One of the beautiful aspects of this is that the Scriptures are freed from being historically bound, even in their historical situatedness. Let’s look at the Good Samaritan parable as an example (Luke 10, starting at verse 25, for others reading along). The literary context, you are right to point out, is exclusively Lucan. We know, from a close reading of his account of the Gospel, that he is concerned with those who are often societally on the “outside” (women, children, the ‘unclean’, the Gentiles). From this, we can start to ponder the question posed by the Lord Jesus’ interlocutor: “Who is my neighbor?” Jesus had asked him about his “reading of the Law” (v. 26): this should send us back to the Law as well. The Law, as St Paul would remind us, was to Israel: it was her ascesis given by God on Mt. Sinai so that she could fulfill the promise to Abraham, “through you shall all families in the earth be blessed” (Gen. 12:3, cp. Dt. 4:7-8). In that Law, the question of the neighbor comes up, especially in Leviticus 19:17-18, where we see “neighbor” set in synonymous parallelism with “brother” (that is, Israelite). When the lawyer asks Jesus “who is my neighbor?” the technical answer, according to a strict reading of the Law, is “fellow Israelites.” This unlocks the key of “[the questioner] wanted to justify himself” (v. 29): it would be very easy to remind Jesus that the Samaritans had just rejected Him (9:51-56), even easier to write them off as not neighbors and therefore not fulfill Leviticus 19 concerning them. However, in keeping with our Lord’s compassion, and the whole thrust of the account of St Luke, the tables are turned and we find that “neighbor” is not to be defined according to the letter of the Law, but rather the Spirit. Here the literary meaning forces us to look deeper, pondering how these things might be: doesn’t God act in well-defined ways (for Israel, against her enemies, etc.) Didn’t Jesus already get in trouble in Nazareth for implying similar things (the verse He leaves out of His inaugural sermon are as important as the ones He quotes)? Yet don’t our hearts burn within us as He opens the Scriptures and breaks the bread (Lk. 24:32)? Now we find ourselves needing to return to the whole scope of the Scriptures to see the story again: what was the point of Adam’s creation? Why Abraham? How does Israel fit into this story of a God “dwelling among us” to make of the human race “one seed”?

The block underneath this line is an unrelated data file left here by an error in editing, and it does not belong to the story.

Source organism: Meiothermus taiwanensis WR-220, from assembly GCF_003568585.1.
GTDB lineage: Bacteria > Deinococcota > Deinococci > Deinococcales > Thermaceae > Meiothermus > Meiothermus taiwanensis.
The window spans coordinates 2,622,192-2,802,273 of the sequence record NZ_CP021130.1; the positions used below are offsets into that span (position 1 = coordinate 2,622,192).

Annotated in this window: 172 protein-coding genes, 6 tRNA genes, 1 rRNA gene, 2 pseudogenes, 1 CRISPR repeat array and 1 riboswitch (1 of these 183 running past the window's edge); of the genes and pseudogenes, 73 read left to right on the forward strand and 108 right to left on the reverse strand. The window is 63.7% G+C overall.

How, though, will we be able to get the fullness of the literary meaning (and I’ve only but scratched the surface here – Hallelujah!), without both the Scriptures in their wholeness and the breaking of bread (taken here as their place in the drama/story/narrative of the Liturgy, culminating in the Eucharist)? I cannot seem, here, to separate literary/literal from the anagogical; from here we can look helpful as St John Chrysostom’s sermon, or St Augustine’s, but we must always keep in mind the other senses and return to them. I think we will find that, just as looking at a beloved icon gives us access to Heaven, we will never grow tired of the Scriptures, nor fully plumb their depths.

      I realize, as I’m writing this, that I probably haven’t fully answered your questions – I’m still working through them myself (I have no concrete answers as to how to read the census numbers as Christian Scripture, alas). I do hope you can see, though, that I’m not attempting to use the OT (or the NT or the Fathers) as “a mine for prediction, typology, and allegory.” To do so, as you rightly note, misses the point: rather we must press on to the fullness of the reading of Scripture, which does justice to her multiple layers and senses, all with the goal of theosis and union with Christ.


  2. Hi Russ,

    I think it was at Fr. Stephen Freeman’s site where I read the Fathers spoke of the OT as “shadow” and “type” and the NT as “icon” of the Reality which is the Person of Christ Himself. This makes a sort of intuitive sense to me. Is this familiar to you? If it is, are there also Fathers who spoke of the OT as icon?

    1. Karen,

      Thanks for the reply.

      The Epistle to the Hebrews definitely does call the OT “shadows” and St Paul elsewhere says it is/contains “types”, so the language is certainly justified. The difficulty, as Mr. Burnett points out, is when we let typology become the only way we view the OT; hence the reason for the Fourfold Senses (the “Allegory of the Theologians”) as discussed in the piece.

      As far as calling the OT an icon, I admit that I don’t know of any Father calling it that (although I don’t have the ability to look it up, either: someone with Logos could do it fairly easily). It is, in the end, a metaphor: I think it is helpful in establishing what we are dealing with, but the analogy can only be pressed so far.

      The OT can be called the “shadow,” which is something that points to the substance, who is Christ. The same language can be used of icons. The mystery of the Trinity is that Christ, who is the substance, is Himself the icon of the Father. Hallelujah!


Comments are closed.